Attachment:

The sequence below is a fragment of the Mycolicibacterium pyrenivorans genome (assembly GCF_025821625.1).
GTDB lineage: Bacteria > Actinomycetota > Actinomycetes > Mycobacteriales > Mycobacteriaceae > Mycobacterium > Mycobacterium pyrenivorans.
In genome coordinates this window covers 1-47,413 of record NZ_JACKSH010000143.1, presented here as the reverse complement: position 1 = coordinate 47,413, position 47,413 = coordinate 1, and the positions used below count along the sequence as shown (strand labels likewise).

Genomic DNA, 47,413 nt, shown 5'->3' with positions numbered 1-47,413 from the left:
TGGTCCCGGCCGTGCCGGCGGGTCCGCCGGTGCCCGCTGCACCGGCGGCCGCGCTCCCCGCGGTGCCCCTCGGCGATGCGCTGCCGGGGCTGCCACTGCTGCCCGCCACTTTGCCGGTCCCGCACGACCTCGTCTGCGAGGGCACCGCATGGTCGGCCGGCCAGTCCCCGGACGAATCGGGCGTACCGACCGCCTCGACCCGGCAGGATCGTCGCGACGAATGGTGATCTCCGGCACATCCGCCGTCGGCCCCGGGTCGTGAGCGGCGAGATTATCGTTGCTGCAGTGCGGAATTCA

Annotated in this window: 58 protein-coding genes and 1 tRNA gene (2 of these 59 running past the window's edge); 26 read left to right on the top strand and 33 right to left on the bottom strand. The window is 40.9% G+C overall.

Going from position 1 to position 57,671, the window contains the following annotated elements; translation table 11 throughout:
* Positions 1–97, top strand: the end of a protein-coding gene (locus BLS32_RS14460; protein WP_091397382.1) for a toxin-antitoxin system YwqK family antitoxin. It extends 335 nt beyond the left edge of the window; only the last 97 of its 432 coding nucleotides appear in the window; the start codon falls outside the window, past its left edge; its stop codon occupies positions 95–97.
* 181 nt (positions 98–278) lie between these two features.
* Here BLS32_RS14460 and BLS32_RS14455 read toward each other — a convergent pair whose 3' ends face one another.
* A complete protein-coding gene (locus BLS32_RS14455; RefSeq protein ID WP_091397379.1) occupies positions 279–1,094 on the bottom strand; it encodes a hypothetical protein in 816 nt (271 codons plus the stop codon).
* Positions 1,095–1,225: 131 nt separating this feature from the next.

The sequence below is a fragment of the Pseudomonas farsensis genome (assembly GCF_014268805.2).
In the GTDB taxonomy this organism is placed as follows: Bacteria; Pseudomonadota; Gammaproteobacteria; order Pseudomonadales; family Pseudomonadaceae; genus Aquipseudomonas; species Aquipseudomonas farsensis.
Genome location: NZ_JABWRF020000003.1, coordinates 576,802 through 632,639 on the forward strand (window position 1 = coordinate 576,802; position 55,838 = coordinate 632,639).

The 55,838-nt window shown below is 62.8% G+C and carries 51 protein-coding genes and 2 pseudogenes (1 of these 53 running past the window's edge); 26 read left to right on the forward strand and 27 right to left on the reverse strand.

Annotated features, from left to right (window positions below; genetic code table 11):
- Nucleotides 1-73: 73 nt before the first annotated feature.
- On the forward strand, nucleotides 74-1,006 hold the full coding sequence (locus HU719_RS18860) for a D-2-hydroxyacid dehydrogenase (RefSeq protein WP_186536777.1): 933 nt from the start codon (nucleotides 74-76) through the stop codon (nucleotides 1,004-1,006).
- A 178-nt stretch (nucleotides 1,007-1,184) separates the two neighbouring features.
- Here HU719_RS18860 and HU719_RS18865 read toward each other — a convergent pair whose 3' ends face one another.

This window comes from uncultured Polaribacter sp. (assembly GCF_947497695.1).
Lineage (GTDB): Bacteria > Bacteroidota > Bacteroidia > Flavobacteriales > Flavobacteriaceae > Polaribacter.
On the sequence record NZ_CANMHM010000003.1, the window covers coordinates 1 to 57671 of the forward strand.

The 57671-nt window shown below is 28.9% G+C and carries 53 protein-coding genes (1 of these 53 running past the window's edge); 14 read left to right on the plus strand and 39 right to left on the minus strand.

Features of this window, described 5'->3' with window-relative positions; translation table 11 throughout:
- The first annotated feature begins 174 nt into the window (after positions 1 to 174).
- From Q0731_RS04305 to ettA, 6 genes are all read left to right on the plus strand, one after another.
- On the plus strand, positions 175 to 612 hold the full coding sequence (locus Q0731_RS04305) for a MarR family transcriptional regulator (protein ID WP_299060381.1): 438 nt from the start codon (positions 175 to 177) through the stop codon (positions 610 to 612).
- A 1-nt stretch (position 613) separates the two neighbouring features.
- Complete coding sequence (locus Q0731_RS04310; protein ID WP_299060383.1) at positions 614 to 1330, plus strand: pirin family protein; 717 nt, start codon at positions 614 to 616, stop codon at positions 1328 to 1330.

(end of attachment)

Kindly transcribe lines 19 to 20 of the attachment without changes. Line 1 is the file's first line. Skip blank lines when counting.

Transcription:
- On the forward strand, nucleotides 74-1,006 hold the full coding sequence (locus HU719_RS18860) for a D-2-hydroxyacid dehydrogenase (RefSeq protein WP_186536777.1): 933 nt from the start codon (nucleotides 74-76) through the stop codon (nucleotides 1,004-1,006).
- A 178-nt stretch (nucleotides 1,007-1,184) separates the two neighbouring features.